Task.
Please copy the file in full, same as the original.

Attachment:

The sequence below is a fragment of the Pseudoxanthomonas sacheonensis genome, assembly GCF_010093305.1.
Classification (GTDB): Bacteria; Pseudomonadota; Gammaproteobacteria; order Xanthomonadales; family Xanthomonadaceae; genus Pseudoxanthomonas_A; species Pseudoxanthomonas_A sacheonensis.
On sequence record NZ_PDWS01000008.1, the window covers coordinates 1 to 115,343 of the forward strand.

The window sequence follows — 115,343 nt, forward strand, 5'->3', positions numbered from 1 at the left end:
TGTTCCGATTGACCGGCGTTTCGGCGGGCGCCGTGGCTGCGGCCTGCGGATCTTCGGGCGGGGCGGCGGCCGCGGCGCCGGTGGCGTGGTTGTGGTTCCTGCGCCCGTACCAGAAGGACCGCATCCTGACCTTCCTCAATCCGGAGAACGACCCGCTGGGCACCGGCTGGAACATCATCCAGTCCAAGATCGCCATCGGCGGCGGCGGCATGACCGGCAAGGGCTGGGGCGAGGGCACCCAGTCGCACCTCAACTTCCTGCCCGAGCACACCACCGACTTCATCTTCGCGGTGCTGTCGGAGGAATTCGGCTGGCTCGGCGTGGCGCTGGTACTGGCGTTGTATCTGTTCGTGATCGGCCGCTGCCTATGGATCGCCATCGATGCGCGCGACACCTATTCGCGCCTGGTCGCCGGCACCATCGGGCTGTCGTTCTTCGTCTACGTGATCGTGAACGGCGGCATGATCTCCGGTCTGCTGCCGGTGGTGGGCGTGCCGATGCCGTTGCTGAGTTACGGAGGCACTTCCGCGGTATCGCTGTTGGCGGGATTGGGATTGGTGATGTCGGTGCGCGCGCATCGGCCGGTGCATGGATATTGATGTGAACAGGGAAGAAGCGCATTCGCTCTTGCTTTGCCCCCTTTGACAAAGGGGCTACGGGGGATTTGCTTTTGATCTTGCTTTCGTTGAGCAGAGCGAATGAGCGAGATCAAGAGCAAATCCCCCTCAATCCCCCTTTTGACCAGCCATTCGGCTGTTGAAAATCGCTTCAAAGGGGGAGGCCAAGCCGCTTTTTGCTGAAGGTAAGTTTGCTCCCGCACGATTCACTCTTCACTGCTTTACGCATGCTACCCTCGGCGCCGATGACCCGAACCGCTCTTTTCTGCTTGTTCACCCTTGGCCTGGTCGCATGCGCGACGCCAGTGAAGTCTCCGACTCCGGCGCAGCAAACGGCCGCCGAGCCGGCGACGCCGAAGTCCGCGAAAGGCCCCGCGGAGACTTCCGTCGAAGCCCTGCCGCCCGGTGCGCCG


The sequence below is a fragment of the Pseudoxanthomonas sacheonensis genome, assembly GCF_010093305.1.
Classification (GTDB): Bacteria; Pseudomonadota; Gammaproteobacteria; order Xanthomonadales; family Xanthomonadaceae; genus Pseudoxanthomonas_A; species Pseudoxanthomonas_A sacheonensis.
On sequence record NZ_PDWS01000008.1, the window covers coordinates 1 to 115,343 of the forward strand.

The window sequence follows — 115,343 nt, forward strand, 5'->3', positions numbered from 1 at the left end:
TGTTCCGATTGACCGGCGTTTCGGCGGGCGCCGTGGCTGCGGCCTGCGGATCTTCGGGCGGGGCGGCGGCCGCGGCGCCGGTGGCGTGGTTGTGGTTCCTGCGCCCGTACCAGAAGGACCGCATCCTGACCTTCCTCAATCCGGAGAACGACCCGCTGGGCACCGGCTGGAACATCATCCAGTCCAAGATCGCCATCGGCGGCGGCGGCATGACCGGCAAGGGCTGGGGCGAGGGCACCCAGTCGCACCTCAACTTCCTGCCCGAGCACACCACCGACTTCATCTTCGCGGTGCTGTCGGAGGAATTCGGCTGGCTCGGCGTGGCGCTGGTACTGGCGTTGTATCTGTTCGTGATCGGCCGCTGCCTATGGATCGCCATCGATGCGCGCGACACCTATTCGCGCCTGGTCGCCGGCACCATCGGGCTGTCGTTCTTCGTCTACGTGATCGTGAACGGCGGCATGATCTCCGGTCTGCTGCCGGTGGTGGGCGTGCCGATGCCGTTGCTGAGTTACGGAGGCACTTCCGCGGTATCGCTGTTGGCGGGATTGGGATTGGTGATGTCGGTGCGCGCGCATCGGCCGGTGCATGGATATTGATGTGAACAGGGAAGAAGCGCATTCGCTCTTGCTTTGCCCCCTTTGACAAAGGGGCTACGGGGGATTTGCTTTTGATCTTGCTTTCGTTGAGCAGAGCGAATGAGCGAGATCAAGAGCAAATCCCCCTCAATCCCCCTTTTGACCAGCCATTCGGCTGTTGAAAATCGCTTCAAAGGGGGAGGCCAAGCCGCTTTTTGCTGAAGGTAAGTTTGCTCCCGCACGATTCACTCTTCACTGCTTTACGCATGCTACCCTCGGCGCCGATGACCCGAACCGCTCTTTTCTGCTTGTTCACCCTTGGCCTGGTCGCATGCGCGACGCCAGTGAAGTCTCCGACTCCGGCGCAGCAAACGGCCGCCGAGCCGGCGACGCCGAAGTCCGCGAAAGGCCCCGCGGAGACTTCCGTCGAAGCCCTGCCGCCCGGTGCGCCG